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HOME : Asian Art : Art of Tibet : Tibetan Gilt Bronze Figure of Amitayus
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Tibetan Gilt Bronze Figure of Amitayus - AM.0175
Origin: Tibet
Circa: 1700 AD to 1900 AD
Dimensions: 9.4" (23.9cm) high x 7" (17.8cm) wide
Collection: Asian Art
Medium: Gilt Bronze

Additional Information: SOLD. Art Logic—Peter Sloan, 2007

Location: Great Britain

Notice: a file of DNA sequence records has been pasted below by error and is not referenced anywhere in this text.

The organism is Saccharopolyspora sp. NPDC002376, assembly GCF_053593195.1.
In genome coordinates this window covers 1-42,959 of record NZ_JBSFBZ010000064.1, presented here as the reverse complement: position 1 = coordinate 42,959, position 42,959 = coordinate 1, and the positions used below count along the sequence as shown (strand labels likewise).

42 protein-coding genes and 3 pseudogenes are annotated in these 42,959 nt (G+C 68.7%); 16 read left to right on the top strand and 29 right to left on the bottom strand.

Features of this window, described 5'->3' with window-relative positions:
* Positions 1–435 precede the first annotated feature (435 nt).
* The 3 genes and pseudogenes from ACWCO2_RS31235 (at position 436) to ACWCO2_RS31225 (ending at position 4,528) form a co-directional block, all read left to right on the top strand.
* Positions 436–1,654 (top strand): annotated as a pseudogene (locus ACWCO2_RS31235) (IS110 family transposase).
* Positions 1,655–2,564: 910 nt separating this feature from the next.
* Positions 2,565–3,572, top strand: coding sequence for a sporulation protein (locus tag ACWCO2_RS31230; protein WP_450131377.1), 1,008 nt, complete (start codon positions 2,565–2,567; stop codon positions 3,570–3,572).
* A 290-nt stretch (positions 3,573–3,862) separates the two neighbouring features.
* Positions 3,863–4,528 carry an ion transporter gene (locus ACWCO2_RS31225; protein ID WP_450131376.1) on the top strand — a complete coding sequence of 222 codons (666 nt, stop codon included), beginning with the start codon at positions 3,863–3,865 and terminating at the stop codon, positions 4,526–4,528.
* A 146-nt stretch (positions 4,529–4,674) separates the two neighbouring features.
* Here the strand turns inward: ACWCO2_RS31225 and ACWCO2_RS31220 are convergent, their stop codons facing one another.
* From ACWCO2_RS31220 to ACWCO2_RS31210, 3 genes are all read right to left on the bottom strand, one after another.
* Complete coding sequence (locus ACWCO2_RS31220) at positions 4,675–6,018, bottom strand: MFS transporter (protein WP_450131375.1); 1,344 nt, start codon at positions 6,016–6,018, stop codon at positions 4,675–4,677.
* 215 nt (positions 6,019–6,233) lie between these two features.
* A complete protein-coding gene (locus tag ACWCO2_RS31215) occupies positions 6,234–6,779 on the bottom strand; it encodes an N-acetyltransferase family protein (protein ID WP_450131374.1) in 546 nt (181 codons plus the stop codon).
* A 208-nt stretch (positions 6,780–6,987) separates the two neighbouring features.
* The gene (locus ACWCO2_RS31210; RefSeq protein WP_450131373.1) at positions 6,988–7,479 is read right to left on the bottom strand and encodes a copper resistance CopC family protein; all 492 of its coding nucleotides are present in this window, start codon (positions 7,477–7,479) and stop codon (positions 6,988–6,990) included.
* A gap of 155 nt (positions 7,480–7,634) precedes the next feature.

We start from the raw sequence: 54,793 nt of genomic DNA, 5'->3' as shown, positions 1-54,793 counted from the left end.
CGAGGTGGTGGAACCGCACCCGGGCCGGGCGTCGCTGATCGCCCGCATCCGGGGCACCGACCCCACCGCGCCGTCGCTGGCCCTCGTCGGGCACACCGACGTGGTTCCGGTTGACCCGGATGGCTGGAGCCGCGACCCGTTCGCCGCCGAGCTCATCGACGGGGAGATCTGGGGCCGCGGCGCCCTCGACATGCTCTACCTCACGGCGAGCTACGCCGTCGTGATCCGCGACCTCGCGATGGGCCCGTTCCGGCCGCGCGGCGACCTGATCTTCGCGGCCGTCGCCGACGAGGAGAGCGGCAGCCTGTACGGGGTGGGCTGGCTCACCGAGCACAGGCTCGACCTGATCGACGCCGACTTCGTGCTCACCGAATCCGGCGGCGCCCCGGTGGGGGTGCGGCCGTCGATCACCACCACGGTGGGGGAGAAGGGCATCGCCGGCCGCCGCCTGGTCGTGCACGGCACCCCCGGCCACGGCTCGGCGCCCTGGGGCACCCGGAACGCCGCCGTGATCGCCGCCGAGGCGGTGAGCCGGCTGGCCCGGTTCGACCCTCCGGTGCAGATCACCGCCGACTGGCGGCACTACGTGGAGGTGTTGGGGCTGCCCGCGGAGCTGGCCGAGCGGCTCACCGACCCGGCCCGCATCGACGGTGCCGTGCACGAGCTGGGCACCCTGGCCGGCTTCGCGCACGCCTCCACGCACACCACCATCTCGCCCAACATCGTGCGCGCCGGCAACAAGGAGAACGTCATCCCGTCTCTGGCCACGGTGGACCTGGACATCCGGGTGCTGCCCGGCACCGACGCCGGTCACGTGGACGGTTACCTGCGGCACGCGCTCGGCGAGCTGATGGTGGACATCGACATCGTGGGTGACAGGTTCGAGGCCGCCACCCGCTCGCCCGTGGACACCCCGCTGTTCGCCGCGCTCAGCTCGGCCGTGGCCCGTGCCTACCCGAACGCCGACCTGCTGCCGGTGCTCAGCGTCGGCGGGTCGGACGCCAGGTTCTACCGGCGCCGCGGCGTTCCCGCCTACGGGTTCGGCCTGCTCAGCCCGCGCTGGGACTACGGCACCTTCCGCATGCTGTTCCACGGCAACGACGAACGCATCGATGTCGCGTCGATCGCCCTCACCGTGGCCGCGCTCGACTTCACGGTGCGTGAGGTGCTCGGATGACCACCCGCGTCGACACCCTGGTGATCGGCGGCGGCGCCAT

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Amitayus, or the Buddha of Infinite Life, is especially venerated in Tibetan Buddhism. Seated in the dhyanasana position on a lotus pedestal, the hands are arranged in dhyana mudra. They support a bejewelled flask which was meant to contain the nectar of immortality. The large leaf which rises from the flask is an ashok, or anti- suffering tree. Amitayus is invoked by those seeking long life. As was customary in Tibetan depictions of this buddha, the figure wears elaborate clothes and jewellery in the manner of a bodhisattva. The diadem is inlaid with turquoise stones and behind this the hair is arranged in a high chignon, mounted with a gold finial. Traces of blue pigment are visible in hair on the reverse. The large earrings are diamond shaped and the tiered pendant worn around the neck is particularly splendid. The celestial scarf runs across the back of the shoulders and around the arms, terminating in elegant leaf-shaped curls. The expression of the buddha is one of meditation with downcast eyes and a small mouth fixed in a permanent smile. - (AM.0175)


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